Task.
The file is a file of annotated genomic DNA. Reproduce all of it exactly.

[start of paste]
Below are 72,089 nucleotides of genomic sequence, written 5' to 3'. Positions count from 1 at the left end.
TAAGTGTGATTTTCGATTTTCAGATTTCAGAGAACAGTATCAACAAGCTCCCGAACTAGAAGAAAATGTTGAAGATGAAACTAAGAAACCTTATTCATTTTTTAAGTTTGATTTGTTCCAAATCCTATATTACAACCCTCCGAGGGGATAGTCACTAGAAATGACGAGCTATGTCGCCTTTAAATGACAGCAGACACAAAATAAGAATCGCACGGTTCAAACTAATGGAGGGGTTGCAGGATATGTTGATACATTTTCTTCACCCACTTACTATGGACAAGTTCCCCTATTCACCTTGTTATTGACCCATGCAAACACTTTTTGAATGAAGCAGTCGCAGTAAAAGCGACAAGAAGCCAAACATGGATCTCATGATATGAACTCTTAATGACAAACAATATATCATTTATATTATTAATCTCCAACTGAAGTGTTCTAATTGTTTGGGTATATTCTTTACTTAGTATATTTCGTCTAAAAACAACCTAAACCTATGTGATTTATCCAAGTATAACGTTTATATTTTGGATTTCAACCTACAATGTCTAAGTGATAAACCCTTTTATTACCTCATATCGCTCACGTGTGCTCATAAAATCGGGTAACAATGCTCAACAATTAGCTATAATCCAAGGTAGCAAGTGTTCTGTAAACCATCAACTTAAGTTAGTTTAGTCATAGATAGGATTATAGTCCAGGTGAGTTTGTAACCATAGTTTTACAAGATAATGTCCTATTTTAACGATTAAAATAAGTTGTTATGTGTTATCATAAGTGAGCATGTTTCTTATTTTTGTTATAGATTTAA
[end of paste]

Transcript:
Below are 72,089 nucleotides of genomic sequence, written 5' to 3'. Positions count from 1 at the left end.
TAAGTGTGATTTTCGATTTTCAGATTTCAGAGAACAGTATCAACAAGCTCCCGAACTAGAAGAAAATGTTGAAGATGAAACTAAGAAACCTTATTCATTTTTTAAGTTTGATTTGTTCCAAATCCTATATTACAACCCTCCGAGGGGATAGTCACTAGAAATGACGAGCTATGTCGCCTTTAAATGACAGCAGACACAAAATAAGAATCGCACGGTTCAAACTAATGGAGGGGTTGCAGGATATGTTGATACATTTTCTTCACCCACTTACTATGGACAAGTTCCCCTATTCACCTTGTTATTGACCCATGCAAACACTTTTTGAATGAAGCAGTCGCAGTAAAAGCGACAAGAAGCCAAACATGGATCTCATGATATGAACTCTTAATGACAAACAATATATCATTTATATTATTAATCTCCAACTGAAGTGTTCTAATTGTTTGGGTATATTCTTTACTTAGTATATTTCGTCTAAAAACAACCTAAACCTATGTGATTTATCCAAGTATAACGTTTATATTTTGGATTTCAACCTACAATGTCTAAGTGATAAACCCTTTTATTACCTCATATCGCTCACGTGTGCTCATAAAATCGGGTAACAATGCTCAACAATTAGCTATAATCCAAGGTAGCAAGTGTTCTGTAAACCATCAACTTAAGTTAGTTTAGTCATAGATAGGATTATAGTCCAGGTGAGTTTGTAACCATAGTTTTACAAGATAATGTCCTATTTTAACGATTAAAATAAGTTGTTATGTGTTATCATAAGTGAGCATGTTTCTTATTTTTGTTATAGATTTAA